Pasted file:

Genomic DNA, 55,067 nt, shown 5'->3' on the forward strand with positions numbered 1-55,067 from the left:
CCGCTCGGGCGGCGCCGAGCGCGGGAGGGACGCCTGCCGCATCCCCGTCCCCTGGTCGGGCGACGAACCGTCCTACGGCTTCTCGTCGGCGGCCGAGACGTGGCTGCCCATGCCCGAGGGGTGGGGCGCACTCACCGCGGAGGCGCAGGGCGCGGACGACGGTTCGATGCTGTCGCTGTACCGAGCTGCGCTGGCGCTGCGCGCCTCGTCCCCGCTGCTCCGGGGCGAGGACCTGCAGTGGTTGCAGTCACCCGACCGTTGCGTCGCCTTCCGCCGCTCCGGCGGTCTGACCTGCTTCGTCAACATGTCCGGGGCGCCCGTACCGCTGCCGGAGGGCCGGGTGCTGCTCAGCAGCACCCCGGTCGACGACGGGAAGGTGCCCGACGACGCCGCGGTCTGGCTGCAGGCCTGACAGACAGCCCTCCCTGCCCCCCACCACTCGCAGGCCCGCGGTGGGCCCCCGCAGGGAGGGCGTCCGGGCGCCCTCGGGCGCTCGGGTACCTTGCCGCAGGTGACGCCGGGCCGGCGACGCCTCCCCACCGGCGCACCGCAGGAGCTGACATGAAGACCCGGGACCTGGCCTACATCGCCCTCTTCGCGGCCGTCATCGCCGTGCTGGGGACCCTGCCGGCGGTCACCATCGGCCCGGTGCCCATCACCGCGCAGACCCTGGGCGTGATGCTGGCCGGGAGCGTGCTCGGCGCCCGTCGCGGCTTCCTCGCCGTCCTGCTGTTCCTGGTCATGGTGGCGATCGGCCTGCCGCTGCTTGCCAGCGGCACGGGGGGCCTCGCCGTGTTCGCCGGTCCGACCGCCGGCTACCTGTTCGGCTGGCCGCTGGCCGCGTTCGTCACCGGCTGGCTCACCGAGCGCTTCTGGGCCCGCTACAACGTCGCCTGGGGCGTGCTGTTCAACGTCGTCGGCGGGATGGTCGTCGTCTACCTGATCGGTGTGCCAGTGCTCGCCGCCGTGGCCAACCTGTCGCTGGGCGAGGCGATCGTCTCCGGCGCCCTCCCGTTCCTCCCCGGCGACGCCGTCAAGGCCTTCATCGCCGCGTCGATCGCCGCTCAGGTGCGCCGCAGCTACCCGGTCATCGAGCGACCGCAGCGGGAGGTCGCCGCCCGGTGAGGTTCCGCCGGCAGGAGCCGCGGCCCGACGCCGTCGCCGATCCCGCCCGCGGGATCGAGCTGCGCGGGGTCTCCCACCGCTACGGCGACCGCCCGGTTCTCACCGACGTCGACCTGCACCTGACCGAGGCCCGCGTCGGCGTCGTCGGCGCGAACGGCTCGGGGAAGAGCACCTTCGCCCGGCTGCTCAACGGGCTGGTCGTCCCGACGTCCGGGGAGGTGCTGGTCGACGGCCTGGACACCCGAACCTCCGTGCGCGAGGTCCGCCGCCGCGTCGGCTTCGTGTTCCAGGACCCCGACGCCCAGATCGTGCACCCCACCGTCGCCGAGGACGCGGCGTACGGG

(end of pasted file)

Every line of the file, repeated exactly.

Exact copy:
Genomic DNA, 55,067 nt, shown 5'->3' on the forward strand with positions numbered 1-55,067 from the left:
CCGCTCGGGCGGCGCCGAGCGCGGGAGGGACGCCTGCCGCATCCCCGTCCCCTGGTCGGGCGACGAACCGTCCTACGGCTTCTCGTCGGCGGCCGAGACGTGGCTGCCCATGCCCGAGGGGTGGGGCGCACTCACCGCGGAGGCGCAGGGCGCGGACGACGGTTCGATGCTGTCGCTGTACCGAGCTGCGCTGGCGCTGCGCGCCTCGTCCCCGCTGCTCCGGGGCGAGGACCTGCAGTGGTTGCAGTCACCCGACCGTTGCGTCGCCTTCCGCCGCTCCGGCGGTCTGACCTGCTTCGTCAACATGTCCGGGGCGCCCGTACCGCTGCCGGAGGGCCGGGTGCTGCTCAGCAGCACCCCGGTCGACGACGGGAAGGTGCCCGACGACGCCGCGGTCTGGCTGCAGGCCTGACAGACAGCCCTCCCTGCCCCCCACCACTCGCAGGCCCGCGGTGGGCCCCCGCAGGGAGGGCGTCCGGGCGCCCTCGGGCGCTCGGGTACCTTGCCGCAGGTGACGCCGGGCCGGCGACGCCTCCCCACCGGCGCACCGCAGGAGCTGACATGAAGACCCGGGACCTGGCCTACATCGCCCTCTTCGCGGCCGTCATCGCCGTGCTGGGGACCCTGCCGGCGGTCACCATCGGCCCGGTGCCCATCACCGCGCAGACCCTGGGCGTGATGCTGGCCGGGAGCGTGCTCGGCGCCCGTCGCGGCTTCCTCGCCGTCCTGCTGTTCCTGGTCATGGTGGCGATCGGCCTGCCGCTGCTTGCCAGCGGCACGGGGGGCCTCGCCGTGTTCGCCGGTCCGACCGCCGGCTACCTGTTCGGCTGGCCGCTGGCCGCGTTCGTCACCGGCTGGCTCACCGAGCGCTTCTGGGCCCGCTACAACGTCGCCTGGGGCGTGCTGTTCAACGTCGTCGGCGGGATGGTCGTCGTCTACCTGATCGGTGTGCCAGTGCTCGCCGCCGTGGCCAACCTGTCGCTGGGCGAGGCGATCGTCTCCGGCGCCCTCCCGTTCCTCCCCGGCGACGCCGTCAAGGCCTTCATCGCCGCGTCGATCGCCGCTCAGGTGCGCCGCAGCTACCCGGTCATCGAGCGACCGCAGCGGGAGGTCGCCGCCCGGTGAGGTTCCGCCGGCAGGAGCCGCGGCCCGACGCCGTCGCCGATCCCGCCCGCGGGATCGAGCTGCGCGGGGTCTCCCACCGCTACGGCGACCGCCCGGTTCTCACCGACGTCGACCTGCACCTGACCGAGGCCCGCGTCGGCGTCGTCGGCGCGAACGGCTCGGGGAAGAGCACCTTCGCCCGGCTGCTCAACGGGCTGGTCGTCCCGACGTCCGGGGAGGTGCTGGTCGACGGCCTGGACACCCGAACCTCCGTGCGCGAGGTCCGCCGCCGCGTCGGCTTCGTGTTCCAGGACCCCGACGCCCAGATCGTGCACCCCACCGTCGCCGAGGACGCGGCGTACGGG